Tuesday, August 4, 2020

Things to Look for When Choosing a Lawyer

Choosing a lawyer - things to look for

How do you choose a lawyer? There are many different sectors within the law, so how do you know who or what course of action will be best suited to your situation? You need to ask yourself what exactly you are looking for and research what is relevant. Some areas of law may cross over, which can make it tricky to know what to do for the best.

To an outsider, there is seemingly little difference between a family lawyer, an employment lawyer, and a local car accident lawyer - so how do you choose between them? Let’s explore the subject.

Relevant skills and experience

Make sure you approach a lawyer that has the relevant skills and experience in the area of law in which you require them. This may sound a little obvious, but the first step is to ensure you carry out at least a cursory level of research in terms of reviewing the lawyer or law firm’s services.

For example, just because a particular law firm states that “family law” is one of their services, this may not necessarily mean that you will be working with anyone who has specific experience in the type of family law that you need - family law is a broad area of law, offering everything from prenuptial agreements and divorce services, to child custody services and will writing services.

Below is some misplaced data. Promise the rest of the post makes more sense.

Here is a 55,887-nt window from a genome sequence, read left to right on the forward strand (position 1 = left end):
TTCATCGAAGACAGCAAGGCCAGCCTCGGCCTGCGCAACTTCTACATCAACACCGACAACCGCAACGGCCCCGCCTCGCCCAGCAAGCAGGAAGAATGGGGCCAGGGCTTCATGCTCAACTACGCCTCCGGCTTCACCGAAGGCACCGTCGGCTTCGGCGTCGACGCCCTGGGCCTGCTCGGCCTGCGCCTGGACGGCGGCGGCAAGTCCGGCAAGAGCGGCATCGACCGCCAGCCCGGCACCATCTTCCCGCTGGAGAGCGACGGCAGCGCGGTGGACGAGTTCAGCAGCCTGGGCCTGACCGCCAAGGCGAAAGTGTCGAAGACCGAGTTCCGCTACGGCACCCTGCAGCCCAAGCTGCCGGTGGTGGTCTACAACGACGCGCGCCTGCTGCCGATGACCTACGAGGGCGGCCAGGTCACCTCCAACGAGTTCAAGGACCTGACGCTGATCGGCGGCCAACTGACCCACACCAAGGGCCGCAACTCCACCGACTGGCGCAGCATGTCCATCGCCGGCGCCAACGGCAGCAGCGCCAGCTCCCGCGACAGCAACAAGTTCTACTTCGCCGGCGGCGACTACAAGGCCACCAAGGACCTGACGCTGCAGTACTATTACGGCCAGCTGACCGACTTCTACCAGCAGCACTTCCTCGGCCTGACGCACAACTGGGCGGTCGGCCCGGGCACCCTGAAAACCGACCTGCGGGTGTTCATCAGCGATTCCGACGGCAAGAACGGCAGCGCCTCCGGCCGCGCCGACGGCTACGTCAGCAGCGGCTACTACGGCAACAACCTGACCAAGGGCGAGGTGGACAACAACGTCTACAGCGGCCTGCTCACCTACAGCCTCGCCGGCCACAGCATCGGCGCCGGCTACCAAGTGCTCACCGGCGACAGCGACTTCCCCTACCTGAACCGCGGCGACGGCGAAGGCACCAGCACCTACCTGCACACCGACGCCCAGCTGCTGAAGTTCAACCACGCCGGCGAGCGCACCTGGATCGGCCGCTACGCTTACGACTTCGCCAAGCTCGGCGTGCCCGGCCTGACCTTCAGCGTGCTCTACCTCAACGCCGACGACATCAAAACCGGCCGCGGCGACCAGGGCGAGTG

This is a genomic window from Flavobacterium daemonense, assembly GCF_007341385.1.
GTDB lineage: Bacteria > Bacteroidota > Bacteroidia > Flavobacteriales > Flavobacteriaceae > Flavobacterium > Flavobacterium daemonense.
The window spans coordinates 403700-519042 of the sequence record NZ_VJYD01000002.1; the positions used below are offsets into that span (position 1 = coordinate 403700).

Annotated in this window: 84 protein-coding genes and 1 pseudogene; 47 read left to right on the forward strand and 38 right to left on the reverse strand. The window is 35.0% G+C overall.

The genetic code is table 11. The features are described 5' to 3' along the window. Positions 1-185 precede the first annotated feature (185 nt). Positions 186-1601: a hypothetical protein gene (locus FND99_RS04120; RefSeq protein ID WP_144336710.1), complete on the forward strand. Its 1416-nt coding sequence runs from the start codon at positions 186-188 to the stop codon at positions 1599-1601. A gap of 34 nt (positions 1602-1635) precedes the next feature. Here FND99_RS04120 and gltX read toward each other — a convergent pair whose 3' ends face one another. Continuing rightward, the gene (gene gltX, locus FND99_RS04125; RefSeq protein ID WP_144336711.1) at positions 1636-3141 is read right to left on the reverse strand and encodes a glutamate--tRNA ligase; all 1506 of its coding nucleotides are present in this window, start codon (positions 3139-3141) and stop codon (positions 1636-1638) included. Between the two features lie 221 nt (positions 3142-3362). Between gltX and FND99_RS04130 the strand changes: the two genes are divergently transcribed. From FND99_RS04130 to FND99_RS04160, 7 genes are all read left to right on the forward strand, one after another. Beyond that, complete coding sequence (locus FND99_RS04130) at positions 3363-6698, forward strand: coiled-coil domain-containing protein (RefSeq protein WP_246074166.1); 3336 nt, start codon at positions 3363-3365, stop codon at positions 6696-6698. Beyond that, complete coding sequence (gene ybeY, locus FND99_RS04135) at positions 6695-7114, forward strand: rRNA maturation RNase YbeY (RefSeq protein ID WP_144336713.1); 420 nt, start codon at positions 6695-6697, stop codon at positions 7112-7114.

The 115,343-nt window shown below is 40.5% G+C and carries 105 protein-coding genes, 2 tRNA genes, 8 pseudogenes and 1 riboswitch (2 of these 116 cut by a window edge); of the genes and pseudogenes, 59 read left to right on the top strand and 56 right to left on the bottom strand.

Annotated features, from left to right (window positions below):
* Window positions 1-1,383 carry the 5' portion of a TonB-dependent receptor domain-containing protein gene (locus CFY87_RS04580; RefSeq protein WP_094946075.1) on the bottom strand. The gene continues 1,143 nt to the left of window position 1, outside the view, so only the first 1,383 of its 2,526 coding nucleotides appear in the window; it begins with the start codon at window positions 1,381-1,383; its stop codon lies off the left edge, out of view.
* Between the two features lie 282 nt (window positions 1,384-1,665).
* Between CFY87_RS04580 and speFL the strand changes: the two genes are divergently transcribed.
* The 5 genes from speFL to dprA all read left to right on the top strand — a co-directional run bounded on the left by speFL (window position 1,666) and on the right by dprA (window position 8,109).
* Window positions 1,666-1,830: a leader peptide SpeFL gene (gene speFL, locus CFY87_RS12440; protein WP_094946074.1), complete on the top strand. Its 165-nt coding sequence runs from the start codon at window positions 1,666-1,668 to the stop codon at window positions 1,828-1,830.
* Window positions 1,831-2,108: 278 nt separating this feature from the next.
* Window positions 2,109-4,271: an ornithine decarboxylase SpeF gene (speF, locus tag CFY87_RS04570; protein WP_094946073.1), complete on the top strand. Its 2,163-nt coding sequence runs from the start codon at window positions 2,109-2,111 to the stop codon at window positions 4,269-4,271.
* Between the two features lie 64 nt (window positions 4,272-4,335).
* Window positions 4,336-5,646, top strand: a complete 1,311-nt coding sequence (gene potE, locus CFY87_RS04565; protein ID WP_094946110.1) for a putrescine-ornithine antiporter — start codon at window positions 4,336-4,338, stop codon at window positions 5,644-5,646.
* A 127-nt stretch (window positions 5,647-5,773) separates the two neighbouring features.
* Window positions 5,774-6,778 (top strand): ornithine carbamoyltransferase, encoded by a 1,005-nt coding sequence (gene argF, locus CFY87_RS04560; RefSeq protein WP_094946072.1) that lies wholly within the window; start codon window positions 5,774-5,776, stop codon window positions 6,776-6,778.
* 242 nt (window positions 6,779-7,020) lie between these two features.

In order to get an idea of whether you are dealing with a suitable lawyer for your case, you may wish to make contact with the law firm and ask about the specific services provided. At this stage, you could also enquire as to the number of successful cases that the lawyer or law firm has handled - there may be testimonials and case studies online that could further reassure you that the law firm is a match for your case. This could also be a good time to ask about any awards or certificates that the lawyer may have gained in the field.

Communication (oral and written)

Even if your own oral and written communication is below standard, you can easily spot the difference between someone who cannot articulate themselves effectively and a calm, confident lawyer who speaks English with clarity and can tell you about all the different processes. They need to be able to explain everything clearly to you without being confusing. This makes all the difference. You can normally tell if your lawyer is a strong communicator from your first ever encounter. First impressions count - trust your initiative.

Likewise, in written communication, any documentation that is riddled with spelling mistakes and grammatical issues should be a warning sign that the legal team with which you have entrusted your legal affairs is sloppy in appearance and by extension most likely wasteful in capitalizing on  

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